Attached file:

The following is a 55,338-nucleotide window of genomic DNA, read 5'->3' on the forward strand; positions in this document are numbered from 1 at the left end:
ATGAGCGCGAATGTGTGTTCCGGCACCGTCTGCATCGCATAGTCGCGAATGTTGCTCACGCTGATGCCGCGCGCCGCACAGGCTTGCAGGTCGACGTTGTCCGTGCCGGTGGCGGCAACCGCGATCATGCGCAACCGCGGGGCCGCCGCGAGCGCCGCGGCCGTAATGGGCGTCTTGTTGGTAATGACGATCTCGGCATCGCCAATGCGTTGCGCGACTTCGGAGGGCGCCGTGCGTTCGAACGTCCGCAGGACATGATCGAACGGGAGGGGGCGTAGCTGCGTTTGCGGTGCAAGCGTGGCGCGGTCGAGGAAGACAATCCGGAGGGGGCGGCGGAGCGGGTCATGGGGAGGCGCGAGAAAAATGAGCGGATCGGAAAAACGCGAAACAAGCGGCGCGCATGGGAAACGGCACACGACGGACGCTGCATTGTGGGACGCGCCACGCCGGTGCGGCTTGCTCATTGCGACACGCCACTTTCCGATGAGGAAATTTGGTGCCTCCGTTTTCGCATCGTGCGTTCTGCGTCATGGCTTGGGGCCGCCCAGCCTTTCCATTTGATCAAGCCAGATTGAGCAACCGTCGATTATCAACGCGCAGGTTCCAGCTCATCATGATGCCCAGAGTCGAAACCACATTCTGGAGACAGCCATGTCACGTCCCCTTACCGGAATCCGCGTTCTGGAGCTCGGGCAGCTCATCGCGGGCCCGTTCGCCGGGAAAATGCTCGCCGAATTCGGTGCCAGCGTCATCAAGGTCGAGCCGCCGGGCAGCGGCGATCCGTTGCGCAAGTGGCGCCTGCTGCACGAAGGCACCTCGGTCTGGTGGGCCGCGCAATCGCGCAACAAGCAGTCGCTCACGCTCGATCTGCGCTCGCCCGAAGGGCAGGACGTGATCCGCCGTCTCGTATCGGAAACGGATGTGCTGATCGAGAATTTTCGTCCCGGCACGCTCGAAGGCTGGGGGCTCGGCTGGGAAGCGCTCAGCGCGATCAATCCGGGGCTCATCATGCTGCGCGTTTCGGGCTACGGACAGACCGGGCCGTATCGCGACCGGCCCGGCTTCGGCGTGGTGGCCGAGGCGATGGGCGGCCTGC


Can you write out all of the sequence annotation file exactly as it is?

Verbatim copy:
The following is a 55,338-nucleotide window of genomic DNA, read 5'->3' on the forward strand; positions in this document are numbered from 1 at the left end:
ATGAGCGCGAATGTGTGTTCCGGCACCGTCTGCATCGCATAGTCGCGAATGTTGCTCACGCTGATGCCGCGCGCCGCACAGGCTTGCAGGTCGACGTTGTCCGTGCCGGTGGCGGCAACCGCGATCATGCGCAACCGCGGGGCCGCCGCGAGCGCCGCGGCCGTAATGGGCGTCTTGTTGGTAATGACGATCTCGGCATCGCCAATGCGTTGCGCGACTTCGGAGGGCGCCGTGCGTTCGAACGTCCGCAGGACATGATCGAACGGGAGGGGGCGTAGCTGCGTTTGCGGTGCAAGCGTGGCGCGGTCGAGGAAGACAATCCGGAGGGGGCGGCGGAGCGGGTCATGGGGAGGCGCGAGAAAAATGAGCGGATCGGAAAAACGCGAAACAAGCGGCGCGCATGGGAAACGGCACACGACGGACGCTGCATTGTGGGACGCGCCACGCCGGTGCGGCTTGCTCATTGCGACACGCCACTTTCCGATGAGGAAATTTGGTGCCTCCGTTTTCGCATCGTGCGTTCTGCGTCATGGCTTGGGGCCGCCCAGCCTTTCCATTTGATCAAGCCAGATTGAGCAACCGTCGATTATCAACGCGCAGGTTCCAGCTCATCATGATGCCCAGAGTCGAAACCACATTCTGGAGACAGCCATGTCACGTCCCCTTACCGGAATCCGCGTTCTGGAGCTCGGGCAGCTCATCGCGGGCCCGTTCGCCGGGAAAATGCTCGCCGAATTCGGTGCCAGCGTCATCAAGGTCGAGCCGCCGGGCAGCGGCGATCCGTTGCGCAAGTGGCGCCTGCTGCACGAAGGCACCTCGGTCTGGTGGGCCGCGCAATCGCGCAACAAGCAGTCGCTCACGCTCGATCTGCGCTCGCCCGAAGGGCAGGACGTGATCCGCCGTCTCGTATCGGAAACGGATGTGCTGATCGAGAATTTTCGTCCCGGCACGCTCGAAGGCTGGGGGCTCGGCTGGGAAGCGCTCAGCGCGATCAATCCGGGGCTCATCATGCTGCGCGTTTCGGGCTACGGACAGACCGGGCCGTATCGCGACCGGCCCGGCTTCGGCGTGGTGGCCGAGGCGATGGGCGGCCTGC